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Joe Gibbs And His Fans

I distinctly remember last year's season finale, since I was stuck in the press box writing a sidebar about the amazing resilience of Jason Campbell, or something like that. I distinctly remember looking up and seeing lots of chairs whose bodies had gone missing. It was the last game, it was the day before New Year's Eve, the season was lost, the game was at night, the team had five wins, and so on. I understood the absences. No big deal.

Here's what the AP said: "Tiki Barber didn't want his career to end here, not on a Saturday night against a losing team in front of thousands of empty seats."

Here's what Tom Boswell said: "If these Redskins, playing before a crowd infiltrated by thousands of Giants fans, had rolled over and played dead, few would have forgiven them." (Ital added)

Like I said, not surprising. That's just how it was. But Joe Gibbs is living in a world in which Dec. 30 and days like it haven't happened and won't happen. Here is what he said in today's Dallas Morning News, in a story about the Redskins having the NFL's longest streak of sellouts:

"You may go someplace else and in bad weather there will be some no-shows," Redskins coach Joe Gibbs said. "But you don't get any no-shows here. This place is always packed."

It's just a demonstrably false claim. I don't much care, but you sometimes wonder why he says stuff like that, why he ended last year by saying his players "wanted to make a statement at the end of the year, and I think they did in the last six weeks," and why he started his final press conference of last season by saying the Giants game represened "one of the greatest exhibitions of fans supporting a team that at that point was 5-10." I mean, the fans aren't always perfect. Sometimes they don't show up. Sometimes they get drunk and swear at people they don't like and get kicked out of the stadium and throw their beer. The players aren't always perfect and hard-working and fighting their tails off. Sometimes a depressing end to a dismal season before empty seats in Landover is just a depressing time ending to a dismal season before empty seats in Landover.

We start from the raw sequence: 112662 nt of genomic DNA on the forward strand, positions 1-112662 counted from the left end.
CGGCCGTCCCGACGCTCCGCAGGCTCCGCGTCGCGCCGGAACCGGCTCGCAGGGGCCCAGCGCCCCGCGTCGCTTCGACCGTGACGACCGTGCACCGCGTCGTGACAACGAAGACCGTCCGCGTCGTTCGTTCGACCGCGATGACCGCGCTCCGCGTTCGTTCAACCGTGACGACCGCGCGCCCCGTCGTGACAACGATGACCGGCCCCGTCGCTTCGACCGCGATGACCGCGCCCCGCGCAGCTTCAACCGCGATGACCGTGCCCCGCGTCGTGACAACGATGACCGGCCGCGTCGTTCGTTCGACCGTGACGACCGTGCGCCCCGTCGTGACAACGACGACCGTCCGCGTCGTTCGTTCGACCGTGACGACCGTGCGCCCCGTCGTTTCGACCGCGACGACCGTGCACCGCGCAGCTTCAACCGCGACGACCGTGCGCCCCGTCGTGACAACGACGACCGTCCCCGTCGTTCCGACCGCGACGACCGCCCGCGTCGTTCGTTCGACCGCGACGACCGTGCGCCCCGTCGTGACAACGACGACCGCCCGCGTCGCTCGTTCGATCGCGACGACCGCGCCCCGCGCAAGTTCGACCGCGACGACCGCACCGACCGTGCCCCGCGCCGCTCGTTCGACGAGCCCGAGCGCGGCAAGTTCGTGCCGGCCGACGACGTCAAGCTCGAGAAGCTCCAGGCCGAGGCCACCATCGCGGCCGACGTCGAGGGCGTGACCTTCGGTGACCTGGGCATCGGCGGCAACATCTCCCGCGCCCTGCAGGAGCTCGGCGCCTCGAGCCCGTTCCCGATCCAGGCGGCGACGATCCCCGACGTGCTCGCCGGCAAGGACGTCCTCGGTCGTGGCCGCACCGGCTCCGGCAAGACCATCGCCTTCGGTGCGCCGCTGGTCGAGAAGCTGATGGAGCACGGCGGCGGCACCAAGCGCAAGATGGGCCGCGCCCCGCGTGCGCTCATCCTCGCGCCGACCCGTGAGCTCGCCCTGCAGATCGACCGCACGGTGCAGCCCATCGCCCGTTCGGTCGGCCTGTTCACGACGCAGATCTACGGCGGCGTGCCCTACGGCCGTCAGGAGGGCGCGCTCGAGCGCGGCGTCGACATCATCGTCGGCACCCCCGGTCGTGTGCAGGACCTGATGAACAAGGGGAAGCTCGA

By Dan Steinberg  |  August 13, 2007; 2:29 PM ET
Categories:  Redskins  
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Comments

But surely, you mean, "Joe Gibbs has a posse"...

:-)

Posted by: James | August 13, 2007 2:33 PM | Report abuse

To be quite truthful, you have a point.

Posted by: Sherm | August 13, 2007 3:23 PM | Report abuse

It's pretty interesting to see the old-school sports world collide with new-school cynicism. Gibbs is totally a product of his time. All cliche and platitudes. And I guess that was a pretty good way to be back in the 1980's. But sports journalism and sports fans alike have become way more cynical since then (Steinz often elevates it to an artform - and I mean that in only the most complimentary way). Now we love poking fun at (and holes in) pretext and all. I guess Gibbs fans appreciate him for the nostalgia (of seeing something from a bygone era - like watching Youngblood or any other '80s sports movie), and Gibbs detractors are just sick of what they see as transparent pretext.

Posted by: DY | August 13, 2007 4:17 PM | Report abuse

Compared to, "We're just going to pitch it around a little bit and try to find the open receivers down field," this sounds like Maya Angelou reciting poetry.

Posted by: ScottVanPeltStyle.com | August 13, 2007 4:21 PM | Report abuse